Part of the problem with this study is that there was a wide variety of attitudes and mores with respect to the place of women in society across the vast Roman Empire.
The question with respect to women in the culture of Pauline work could only be answered with another set of questions: Which work? Which city?
Paul worked from as far east as Antioch (which had strong Jewish influence), to Galatia (very Hellenized), to Macedonia (where women were more restricted) to Rome (the birthplace of the “New Woman” Winter describes).
For example, C. Nepos, writing in the first century B.C. highlights the differences between the Greek and Roman traditions for women:
No Roman would hesitate to take his wife to a dinner party, or to allow the mother of his family to occupy the first rooms in his house and to walk about in public. The custom in Greece is completely different: a woman cannot appear at a party unless it is among her relatives; she can only sit in interior of her house, which is called the women’s quarters; this no male can enter unless he is a close relative. 
Winter also notes, however, that the penetration of Roman culture in the East “meant that the transfer of values of Roman women … also occurred.” 
By the time Paul was walking those dusty Roman roads, that transference of Roman values had been building for more than one hundred years. Perhaps the most telling shift during this time period was from gender to class as the deciding factor.
Ramsay MacMullen notes,
“We have the many testimonies to women in the eastern provinces going about veiled … others in mosaics without exception showing women with their faces and generally with their heads, too, quite uncovered — perhaps the better to display the modish arrangement of their hair. Here may be the clue that resolves the conflict in evidence: women who imitated the changes in style that went on in the imperial court, changes depicted in the provinces by portraits of the ladies of the imperial house, were the richer ones, the more open to the new ways and the more likely to belong to families on the rise. Women of humbler class were veiled, but these others behaved exactly like their counterparts in Italy, fully visible, indeed making their existence felt very fully in public.”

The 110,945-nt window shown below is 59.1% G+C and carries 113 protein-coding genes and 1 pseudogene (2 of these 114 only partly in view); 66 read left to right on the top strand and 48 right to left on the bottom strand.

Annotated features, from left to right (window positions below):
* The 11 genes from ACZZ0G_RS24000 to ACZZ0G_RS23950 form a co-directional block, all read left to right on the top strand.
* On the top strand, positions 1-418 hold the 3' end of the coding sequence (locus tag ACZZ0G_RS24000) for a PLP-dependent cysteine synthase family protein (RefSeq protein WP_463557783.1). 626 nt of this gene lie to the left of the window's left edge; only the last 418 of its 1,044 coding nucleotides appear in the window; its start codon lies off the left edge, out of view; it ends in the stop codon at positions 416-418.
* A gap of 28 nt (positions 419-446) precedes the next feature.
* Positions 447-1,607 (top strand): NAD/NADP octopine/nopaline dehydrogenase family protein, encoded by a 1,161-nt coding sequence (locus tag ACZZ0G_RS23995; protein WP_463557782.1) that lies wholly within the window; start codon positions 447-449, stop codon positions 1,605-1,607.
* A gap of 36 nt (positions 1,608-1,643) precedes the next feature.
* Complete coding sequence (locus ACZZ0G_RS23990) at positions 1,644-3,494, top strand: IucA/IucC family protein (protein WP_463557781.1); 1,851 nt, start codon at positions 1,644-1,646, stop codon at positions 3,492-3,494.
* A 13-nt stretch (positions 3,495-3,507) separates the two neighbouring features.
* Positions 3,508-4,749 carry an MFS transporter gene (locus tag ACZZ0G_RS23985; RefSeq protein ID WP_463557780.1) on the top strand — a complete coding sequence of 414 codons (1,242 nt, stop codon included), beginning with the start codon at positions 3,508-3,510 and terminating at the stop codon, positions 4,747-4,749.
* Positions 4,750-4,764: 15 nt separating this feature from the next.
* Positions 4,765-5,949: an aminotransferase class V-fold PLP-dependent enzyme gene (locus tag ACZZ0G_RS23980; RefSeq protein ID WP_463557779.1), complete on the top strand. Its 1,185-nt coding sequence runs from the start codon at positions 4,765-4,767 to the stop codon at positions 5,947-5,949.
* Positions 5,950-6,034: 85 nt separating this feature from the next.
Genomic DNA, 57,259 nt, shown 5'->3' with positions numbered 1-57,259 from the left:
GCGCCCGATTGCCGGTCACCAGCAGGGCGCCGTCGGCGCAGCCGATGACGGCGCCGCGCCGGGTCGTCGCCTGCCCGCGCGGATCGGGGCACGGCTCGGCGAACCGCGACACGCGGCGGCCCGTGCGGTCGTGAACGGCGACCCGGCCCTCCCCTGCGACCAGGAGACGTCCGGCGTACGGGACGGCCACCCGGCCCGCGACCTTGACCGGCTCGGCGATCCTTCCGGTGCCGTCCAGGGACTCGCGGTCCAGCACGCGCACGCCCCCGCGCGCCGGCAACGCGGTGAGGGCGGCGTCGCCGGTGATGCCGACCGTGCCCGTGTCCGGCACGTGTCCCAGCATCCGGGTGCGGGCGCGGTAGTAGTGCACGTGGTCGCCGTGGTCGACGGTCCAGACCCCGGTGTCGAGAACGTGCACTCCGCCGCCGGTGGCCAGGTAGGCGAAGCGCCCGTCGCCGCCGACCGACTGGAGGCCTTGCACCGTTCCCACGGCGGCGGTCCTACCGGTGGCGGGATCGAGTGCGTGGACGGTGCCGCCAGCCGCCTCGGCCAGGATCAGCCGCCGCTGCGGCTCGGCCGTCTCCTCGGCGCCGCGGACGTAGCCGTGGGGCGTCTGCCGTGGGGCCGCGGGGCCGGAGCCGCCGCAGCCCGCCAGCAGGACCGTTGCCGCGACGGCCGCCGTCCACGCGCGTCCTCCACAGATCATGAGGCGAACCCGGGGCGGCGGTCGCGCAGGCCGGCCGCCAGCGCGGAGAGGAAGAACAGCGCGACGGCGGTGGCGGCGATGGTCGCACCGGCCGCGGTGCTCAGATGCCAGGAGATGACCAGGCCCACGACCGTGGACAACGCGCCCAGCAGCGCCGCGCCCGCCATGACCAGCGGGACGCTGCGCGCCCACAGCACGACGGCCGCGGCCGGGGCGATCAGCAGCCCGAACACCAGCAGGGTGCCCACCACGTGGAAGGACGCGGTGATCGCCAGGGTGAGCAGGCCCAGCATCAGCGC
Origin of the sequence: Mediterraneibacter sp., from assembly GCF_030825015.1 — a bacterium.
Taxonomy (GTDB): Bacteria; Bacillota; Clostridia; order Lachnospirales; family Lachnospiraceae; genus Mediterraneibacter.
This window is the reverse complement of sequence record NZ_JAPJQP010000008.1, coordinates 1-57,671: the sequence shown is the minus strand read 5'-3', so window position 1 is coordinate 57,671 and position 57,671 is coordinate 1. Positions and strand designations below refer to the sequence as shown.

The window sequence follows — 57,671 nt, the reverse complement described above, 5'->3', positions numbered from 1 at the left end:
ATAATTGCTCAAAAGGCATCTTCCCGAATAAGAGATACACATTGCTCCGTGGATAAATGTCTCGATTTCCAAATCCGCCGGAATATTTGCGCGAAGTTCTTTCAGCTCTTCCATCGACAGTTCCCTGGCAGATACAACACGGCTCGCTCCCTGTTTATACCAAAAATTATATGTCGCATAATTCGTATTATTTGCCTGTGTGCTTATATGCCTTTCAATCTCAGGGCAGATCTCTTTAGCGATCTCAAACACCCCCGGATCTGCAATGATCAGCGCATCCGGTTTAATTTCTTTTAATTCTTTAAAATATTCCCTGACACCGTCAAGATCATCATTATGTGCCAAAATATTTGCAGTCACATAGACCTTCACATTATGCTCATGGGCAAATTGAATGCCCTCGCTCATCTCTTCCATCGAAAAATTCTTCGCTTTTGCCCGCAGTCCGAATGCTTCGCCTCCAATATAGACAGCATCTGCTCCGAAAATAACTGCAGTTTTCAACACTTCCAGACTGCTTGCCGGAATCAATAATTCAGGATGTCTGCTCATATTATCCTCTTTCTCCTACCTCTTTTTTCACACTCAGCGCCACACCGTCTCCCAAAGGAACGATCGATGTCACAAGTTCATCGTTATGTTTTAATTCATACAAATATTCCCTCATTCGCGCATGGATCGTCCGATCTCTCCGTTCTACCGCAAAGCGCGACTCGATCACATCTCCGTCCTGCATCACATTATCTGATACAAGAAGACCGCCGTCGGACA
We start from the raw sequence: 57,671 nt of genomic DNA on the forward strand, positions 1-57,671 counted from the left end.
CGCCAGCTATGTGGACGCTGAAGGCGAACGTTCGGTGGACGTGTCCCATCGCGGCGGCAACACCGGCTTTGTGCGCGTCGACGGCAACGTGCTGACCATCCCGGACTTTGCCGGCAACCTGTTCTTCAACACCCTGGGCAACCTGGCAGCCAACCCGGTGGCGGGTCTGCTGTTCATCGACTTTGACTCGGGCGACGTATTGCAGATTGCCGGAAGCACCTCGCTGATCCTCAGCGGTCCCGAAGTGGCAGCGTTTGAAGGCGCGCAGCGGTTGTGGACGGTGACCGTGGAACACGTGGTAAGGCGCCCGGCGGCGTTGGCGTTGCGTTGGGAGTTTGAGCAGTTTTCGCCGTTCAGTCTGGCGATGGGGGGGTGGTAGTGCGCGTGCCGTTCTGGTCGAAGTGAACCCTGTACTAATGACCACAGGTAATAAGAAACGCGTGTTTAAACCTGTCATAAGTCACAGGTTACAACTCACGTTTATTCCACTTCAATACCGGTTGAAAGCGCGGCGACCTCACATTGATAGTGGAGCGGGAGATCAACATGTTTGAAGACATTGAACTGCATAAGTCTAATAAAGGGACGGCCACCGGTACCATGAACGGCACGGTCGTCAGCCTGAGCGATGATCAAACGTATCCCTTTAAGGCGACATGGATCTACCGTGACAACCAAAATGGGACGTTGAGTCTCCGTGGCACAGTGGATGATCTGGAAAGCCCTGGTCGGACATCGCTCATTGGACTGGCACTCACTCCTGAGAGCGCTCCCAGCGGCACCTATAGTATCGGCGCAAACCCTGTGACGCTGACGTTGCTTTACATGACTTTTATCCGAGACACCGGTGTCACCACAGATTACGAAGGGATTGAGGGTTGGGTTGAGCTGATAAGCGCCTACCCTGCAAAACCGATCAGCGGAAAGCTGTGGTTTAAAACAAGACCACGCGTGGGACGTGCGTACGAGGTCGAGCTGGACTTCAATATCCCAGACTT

This ongoing cultural shift in attitudes toward women had an unsettling effect in every city and village throughout the Roman Empire. Paul felt it as he attempted to build Christian communities in this part of the world. 
Jewish Women in the Diaspora
Although Jewish women in the diaspora enjoyed more freedom than their counterparts in Jerusalem, their sphere of greatest influence remained in the home. The public arena was primarily left to the man.
As early as the mid-fourth century B.C., Apollodorus described the situation: “We have courtesans [hetairai] for pleasure, handmaidens for the day-to-day care of the body, wives to bear legitimate children and to be a trusted guardian of things in the house.” 
Things had changed considerably since Apollodorus wrote those words, but the wife’s primary duty was still “to bear legitimate children.”
Even so, she was also trusted with the management of the house and all financial affairs in the husband’s absence. In this role, she often carried great influence.
The growing influence of Roman values, however, loosened the constraints just enough to tempt women to engage in commerce and politics. Jewish women were not immune to this temptation.
As one might expect, the more a Jewish woman was exposed to Roman culture, the more likely she was to engage in civic affairs. Her primary role as a homemaker didn’t change, but increasingly it was not her only activity.
In certain instances, the only distinction between a Jewish woman and a Roman woman was the head covering.